curated by Therese Stowell
13 May - 19 June 2005
Kiki Seror: FLY-BY Mission: Invisible Invaders 2000
Digital Animation with sound on DVD with Sony Glasstrons Monitor
Richard Galpin: The Big One
INFRASTRUCTURE 1. An underlying base or foundation especially for an organization or system. 2. The basic facilities, services, and installations needed for the functioning of a community or society, such as transportation and communications systems, water and power lines, and public institutions including schools, post offices, and prisons.
Studio Voltaire presents Infrastructure, an exhibition that explores the visible and invisible systems we live within. Ranging from belief systems to the built environment and the internet these structures intersect, forming an ubiquitous, largely invisible network that shapes who we are and what we can do.
The exhibition brings together artists from London, Edinburgh, New York, Seattle, Amsterdam, and Bulgaria. The artists are: Richard Galpin, Charlotte Ginsborg, Anthony Gross, Victoria Haven, Kirsten Lyle, Chad McCail, Svetlana Mircheva, Ian Monroe, Angelina Nasso, Luke Oxley, Kiki Seror, Robert Yoder
Infrastructure also forms an extension of the curator, Therese Stowell's, individual practice as an artist. Stowell's own practice involves constructing systems of meaning, frequently in the form of arrowed diagrams which connect words or sentences to create networks of explanation. These works present seemingly authoritative and rationalised realities, often employing the use of information presentation tools of science and business to affirm their status as believable truth. This seduction is, however, ultimately undermined by the knowledge that the works are created from an individual subjective viewpoint.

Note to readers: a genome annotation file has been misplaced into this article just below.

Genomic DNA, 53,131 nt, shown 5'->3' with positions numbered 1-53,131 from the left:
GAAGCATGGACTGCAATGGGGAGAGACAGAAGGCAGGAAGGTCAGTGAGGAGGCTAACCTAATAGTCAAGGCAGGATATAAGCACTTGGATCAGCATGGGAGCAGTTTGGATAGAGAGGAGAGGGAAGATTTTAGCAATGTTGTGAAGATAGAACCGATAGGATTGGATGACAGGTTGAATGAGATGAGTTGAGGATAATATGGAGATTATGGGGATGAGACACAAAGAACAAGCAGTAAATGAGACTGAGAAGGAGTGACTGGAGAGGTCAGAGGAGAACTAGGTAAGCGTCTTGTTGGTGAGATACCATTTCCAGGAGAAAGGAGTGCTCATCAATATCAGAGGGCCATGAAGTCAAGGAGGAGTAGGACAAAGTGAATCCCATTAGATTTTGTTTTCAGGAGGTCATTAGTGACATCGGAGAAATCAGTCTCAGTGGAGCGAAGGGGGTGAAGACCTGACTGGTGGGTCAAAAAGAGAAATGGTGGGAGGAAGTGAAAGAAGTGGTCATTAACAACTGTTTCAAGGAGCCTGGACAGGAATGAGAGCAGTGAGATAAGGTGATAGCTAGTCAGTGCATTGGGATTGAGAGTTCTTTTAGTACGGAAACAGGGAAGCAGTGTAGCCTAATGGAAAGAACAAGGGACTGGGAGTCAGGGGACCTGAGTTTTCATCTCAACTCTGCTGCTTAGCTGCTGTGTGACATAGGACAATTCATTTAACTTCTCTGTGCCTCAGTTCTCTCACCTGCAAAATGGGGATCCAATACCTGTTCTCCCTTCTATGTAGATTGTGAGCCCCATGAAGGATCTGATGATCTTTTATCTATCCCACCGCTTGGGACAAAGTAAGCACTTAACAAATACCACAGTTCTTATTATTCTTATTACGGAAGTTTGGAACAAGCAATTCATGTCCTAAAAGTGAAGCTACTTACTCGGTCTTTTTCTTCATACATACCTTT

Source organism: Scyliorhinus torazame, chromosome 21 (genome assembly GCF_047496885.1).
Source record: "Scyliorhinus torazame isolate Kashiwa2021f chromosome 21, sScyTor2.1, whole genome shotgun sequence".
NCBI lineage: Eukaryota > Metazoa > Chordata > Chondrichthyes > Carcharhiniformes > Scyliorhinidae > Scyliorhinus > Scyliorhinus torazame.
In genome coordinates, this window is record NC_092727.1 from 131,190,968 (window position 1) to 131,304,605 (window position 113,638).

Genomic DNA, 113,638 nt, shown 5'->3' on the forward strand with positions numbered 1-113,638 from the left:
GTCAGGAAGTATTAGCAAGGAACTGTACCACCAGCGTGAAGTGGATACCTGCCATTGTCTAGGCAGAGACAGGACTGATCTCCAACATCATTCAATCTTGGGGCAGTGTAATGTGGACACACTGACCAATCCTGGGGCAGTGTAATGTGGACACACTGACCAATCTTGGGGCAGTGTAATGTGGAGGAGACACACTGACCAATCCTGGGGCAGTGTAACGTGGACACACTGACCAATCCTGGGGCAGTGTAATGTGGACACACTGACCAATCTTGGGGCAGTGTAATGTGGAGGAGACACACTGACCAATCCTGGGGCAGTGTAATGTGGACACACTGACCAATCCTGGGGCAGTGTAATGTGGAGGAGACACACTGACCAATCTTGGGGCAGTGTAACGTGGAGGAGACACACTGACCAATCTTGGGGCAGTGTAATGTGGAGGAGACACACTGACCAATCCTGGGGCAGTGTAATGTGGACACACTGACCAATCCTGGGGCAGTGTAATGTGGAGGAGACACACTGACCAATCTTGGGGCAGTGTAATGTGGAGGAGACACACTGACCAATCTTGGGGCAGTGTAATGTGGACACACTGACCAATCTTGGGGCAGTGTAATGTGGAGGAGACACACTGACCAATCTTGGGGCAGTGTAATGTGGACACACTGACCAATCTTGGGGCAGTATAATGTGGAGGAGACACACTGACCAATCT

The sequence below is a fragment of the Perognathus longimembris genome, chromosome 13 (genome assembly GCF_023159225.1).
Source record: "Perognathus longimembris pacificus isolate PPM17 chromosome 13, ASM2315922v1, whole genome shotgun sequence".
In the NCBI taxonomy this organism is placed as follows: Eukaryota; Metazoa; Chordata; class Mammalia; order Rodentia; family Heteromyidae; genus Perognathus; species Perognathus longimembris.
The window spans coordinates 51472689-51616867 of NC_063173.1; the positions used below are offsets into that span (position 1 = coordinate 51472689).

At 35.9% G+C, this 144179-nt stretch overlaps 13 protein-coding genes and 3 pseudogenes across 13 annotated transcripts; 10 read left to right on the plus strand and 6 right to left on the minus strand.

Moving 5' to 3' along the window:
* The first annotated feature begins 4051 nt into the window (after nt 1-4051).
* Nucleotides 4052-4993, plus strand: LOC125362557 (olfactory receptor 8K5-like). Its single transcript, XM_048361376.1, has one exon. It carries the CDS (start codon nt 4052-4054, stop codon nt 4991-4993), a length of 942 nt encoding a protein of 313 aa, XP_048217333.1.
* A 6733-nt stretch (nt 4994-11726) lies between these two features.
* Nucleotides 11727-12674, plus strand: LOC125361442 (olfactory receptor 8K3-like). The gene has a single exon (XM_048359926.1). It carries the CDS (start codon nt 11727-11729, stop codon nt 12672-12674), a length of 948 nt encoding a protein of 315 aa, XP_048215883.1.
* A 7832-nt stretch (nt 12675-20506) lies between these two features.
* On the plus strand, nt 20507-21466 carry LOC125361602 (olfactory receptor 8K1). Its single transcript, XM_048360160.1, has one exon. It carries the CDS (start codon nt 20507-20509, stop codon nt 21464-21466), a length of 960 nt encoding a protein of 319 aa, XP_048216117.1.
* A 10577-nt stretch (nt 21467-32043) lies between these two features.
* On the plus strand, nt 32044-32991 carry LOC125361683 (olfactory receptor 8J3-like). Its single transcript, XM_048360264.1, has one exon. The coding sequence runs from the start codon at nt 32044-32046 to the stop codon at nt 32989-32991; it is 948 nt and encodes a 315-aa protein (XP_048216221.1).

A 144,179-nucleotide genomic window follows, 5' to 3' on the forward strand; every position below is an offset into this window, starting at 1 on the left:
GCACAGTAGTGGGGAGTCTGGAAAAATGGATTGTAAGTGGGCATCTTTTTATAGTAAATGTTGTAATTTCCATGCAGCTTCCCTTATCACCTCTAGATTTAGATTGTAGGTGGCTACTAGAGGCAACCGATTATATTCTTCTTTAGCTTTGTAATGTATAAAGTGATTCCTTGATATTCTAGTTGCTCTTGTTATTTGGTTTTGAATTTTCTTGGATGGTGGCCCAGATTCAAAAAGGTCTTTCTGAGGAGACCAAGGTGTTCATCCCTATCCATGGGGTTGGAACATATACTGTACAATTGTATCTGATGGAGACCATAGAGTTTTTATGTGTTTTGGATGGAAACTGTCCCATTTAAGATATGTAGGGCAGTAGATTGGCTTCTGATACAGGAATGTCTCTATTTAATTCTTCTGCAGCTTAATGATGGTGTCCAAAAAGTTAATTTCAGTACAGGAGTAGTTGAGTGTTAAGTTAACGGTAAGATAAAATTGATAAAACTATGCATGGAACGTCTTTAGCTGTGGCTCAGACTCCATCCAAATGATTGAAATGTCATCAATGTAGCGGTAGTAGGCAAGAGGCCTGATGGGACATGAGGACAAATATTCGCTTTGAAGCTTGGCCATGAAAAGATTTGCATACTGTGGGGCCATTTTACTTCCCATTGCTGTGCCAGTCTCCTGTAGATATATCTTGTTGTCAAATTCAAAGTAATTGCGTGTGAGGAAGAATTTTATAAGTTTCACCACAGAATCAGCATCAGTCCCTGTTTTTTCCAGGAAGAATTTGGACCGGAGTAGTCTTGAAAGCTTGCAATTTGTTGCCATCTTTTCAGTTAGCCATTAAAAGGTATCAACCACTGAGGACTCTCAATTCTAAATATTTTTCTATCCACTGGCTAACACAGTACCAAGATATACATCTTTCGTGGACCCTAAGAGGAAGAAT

For her contribution to Infrastructure Stowell will create an overall diagram that maps and connects the systems present in the featured artists' work, while also placing them in wider socio- cultural and every day contexts. Reproduced as a poster and invitation for the exhibition, the diagram will attempt to represent the vast network of facilities and processes that enable us to live the way we do. In its own idiosyncratic mediation of the exhibition Stowell's contribution will also both enact and make visible her complicit role as curator.
Supported by the Embassy of the United States of America, London